kimberly_a
Jan. 26th, 2007 05:38 am (UTC)
Those look good! I'll have to give them a try. I've always been intimidated by the recipes in your journal because you seem to know how to cook so well, but I should check them out more carefully.

Thank you!
wesleysgirl
Jan. 26th, 2007 01:42 pm (UTC)
Believe me, I really don't know how to cook all that well. Maybe I'm just fairly good at following directions? All of these recipes are quite simple -- I doubt very much you'd have trouble with any of them. :-)
cindygerb
Jan. 25th, 2007 10:37 pm (UTC)
One thing that makes home cooking more economical is that you make several meals worth of food at a time.
kimberly_a
Jan. 25th, 2007 10:40 pm (UTC)
Maybe I'm cooking expensive meals, but the cost still comes out to be more per meal. At least if I cook with chicken that's true. Vegetarian meals seem to come out about the same as frozen dinner/canned soup meals. Healthier, but about as expensive.
wolflady26
Jan. 25th, 2007 11:41 pm (UTC)
I love tofu. I oftentimes fry it in a regular pan as a stir fry, either alone or with various meats as well as veggies. Mushrooms, tofu, a bit of ham, onions and garlic, whatever other veggies that Shannon will enjoy, sauteed with soy sauce and served over vermicelli noodles is awesome. High-grade frozen veggies makes it an even easier meal.
kimberly_a
Jan. 26th, 2007 02:27 am (UTC)
I'm not really comfortable enough with cooking to be able to wing it. I need a recipe that tells me how long to cook things and in what amounts. I've found some good recipes for stir-frying today.

How do you get the water out of the tofu? Some of the recipes say to get rid of the excess water, but they don't say how. I'm sure one of my cookbooks could probably tell me.
wolflady26
Jan. 26th, 2007 09:05 am (UTC)
I put it between two plates with paper towels on either side, and then put a heavy book on top of the top plate. I leave it like that for 15 mins or so. Luckily, I don't find the tofu I get to be very watery, so even when I forget to do that it still turns out well.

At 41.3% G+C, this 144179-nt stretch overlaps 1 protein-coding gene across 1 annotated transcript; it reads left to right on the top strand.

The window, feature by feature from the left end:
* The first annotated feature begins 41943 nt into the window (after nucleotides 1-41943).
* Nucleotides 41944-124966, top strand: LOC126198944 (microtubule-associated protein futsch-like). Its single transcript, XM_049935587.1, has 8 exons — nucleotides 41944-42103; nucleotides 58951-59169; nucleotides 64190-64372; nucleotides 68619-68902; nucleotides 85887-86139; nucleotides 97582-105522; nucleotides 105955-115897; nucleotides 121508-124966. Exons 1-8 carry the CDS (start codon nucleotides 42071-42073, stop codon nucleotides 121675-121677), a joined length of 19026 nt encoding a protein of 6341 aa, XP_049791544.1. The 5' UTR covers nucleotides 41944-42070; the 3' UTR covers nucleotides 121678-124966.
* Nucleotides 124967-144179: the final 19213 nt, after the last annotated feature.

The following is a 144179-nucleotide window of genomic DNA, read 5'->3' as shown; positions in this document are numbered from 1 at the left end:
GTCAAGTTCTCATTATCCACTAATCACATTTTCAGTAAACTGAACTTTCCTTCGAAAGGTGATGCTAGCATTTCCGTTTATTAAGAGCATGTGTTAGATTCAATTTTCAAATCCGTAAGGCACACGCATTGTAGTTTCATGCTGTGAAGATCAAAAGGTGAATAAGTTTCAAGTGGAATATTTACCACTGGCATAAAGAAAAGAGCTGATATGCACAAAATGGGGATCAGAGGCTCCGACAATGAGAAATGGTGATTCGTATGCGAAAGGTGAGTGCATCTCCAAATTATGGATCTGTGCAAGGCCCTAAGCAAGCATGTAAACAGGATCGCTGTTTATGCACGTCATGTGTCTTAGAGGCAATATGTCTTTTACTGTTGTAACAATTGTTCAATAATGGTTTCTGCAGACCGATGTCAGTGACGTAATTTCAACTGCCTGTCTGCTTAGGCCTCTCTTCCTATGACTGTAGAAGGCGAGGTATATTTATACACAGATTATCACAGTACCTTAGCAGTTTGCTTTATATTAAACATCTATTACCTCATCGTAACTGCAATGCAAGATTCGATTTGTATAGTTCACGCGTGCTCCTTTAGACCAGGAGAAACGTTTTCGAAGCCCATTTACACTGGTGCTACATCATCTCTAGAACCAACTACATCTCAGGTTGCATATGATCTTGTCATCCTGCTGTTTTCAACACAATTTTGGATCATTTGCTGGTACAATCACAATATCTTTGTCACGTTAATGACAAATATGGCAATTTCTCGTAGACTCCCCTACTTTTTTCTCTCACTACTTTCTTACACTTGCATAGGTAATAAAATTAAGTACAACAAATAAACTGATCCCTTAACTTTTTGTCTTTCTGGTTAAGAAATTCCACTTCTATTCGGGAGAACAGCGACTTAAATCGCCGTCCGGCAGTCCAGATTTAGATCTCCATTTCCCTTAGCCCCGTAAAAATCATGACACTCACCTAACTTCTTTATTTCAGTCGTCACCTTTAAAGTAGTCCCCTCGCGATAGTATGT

wesleysgirl
Jan. 26th, 2007 01:40 pm (UTC)
Yup. You can do it for longer, too, if you want to. People who are not already fans of tofu might like it better if you freeze it, then thaw and press the water out. This gives it a much chewier, meatier texture (but also makes it a lot more sponge-like for soaking up things like marinades, so be aware of that.)

One thing I like to do with tofu is slice the block into maybe half inch slices. Dip each slice in teriyaki sauce for a second or two, then coat in a mixture of nutritional yeast flakes (which you could get at a Whole Foods type store, usually bulk in a bin so you can buy just a little to try it) and bread crumbs. Fry in a pan until golden brown on each side. Nutritional yeast has a cheesy taste -- it's very yummy sprinkled on popcorn -- and is rich in B vitamins (thus good for those of us prone to depression, women in particular.)

You can also put tofu in a traditional stir fry, just like you would chicken or whatever. Press the water out, cut into cubes, toss in a little soy sauce or teriyaki sauce, then cook at a very high heat, stirring, until nicely browned. Then you can pull the tofu out and do your vegetables and sauce as usual, adding the tofu back in at the last minute (depending on the brand/style you're using it can get a little fragile, so better not to cook it for ages and ages while sturdier vegetables are softening.) You can also buy stir fry sauce in bottles at the store -- various flavors etc.
kimberly_a
Jan. 26th, 2007 06:54 pm (UTC)
So if you freeze tofu, do you just need more marinade than you otherwise would? Or is there some other effect from the new texture? I think Shannon likes tofu already -- he ate vegetarian with me all the time when we first met -- so there's no real problem there, but it might be nice to freeze it for a change of pace once in a while.

Thanks for the info re: cooking tofu too long in a stir-fry. Why do you do the tofu first, rather than adding it last, since the other stuff needs to cook longer? Is it to keep it from breaking while mixed with the other food, or something else?
wesleysgirl
Jan. 26th, 2007 07:09 pm (UTC)
Yes, you'd probably need more marinade. You would not want to use something like soy sauce in that case, because the tofu can end up absorbing an awful lot of liquid and the soy sauce makes it REALLY salty.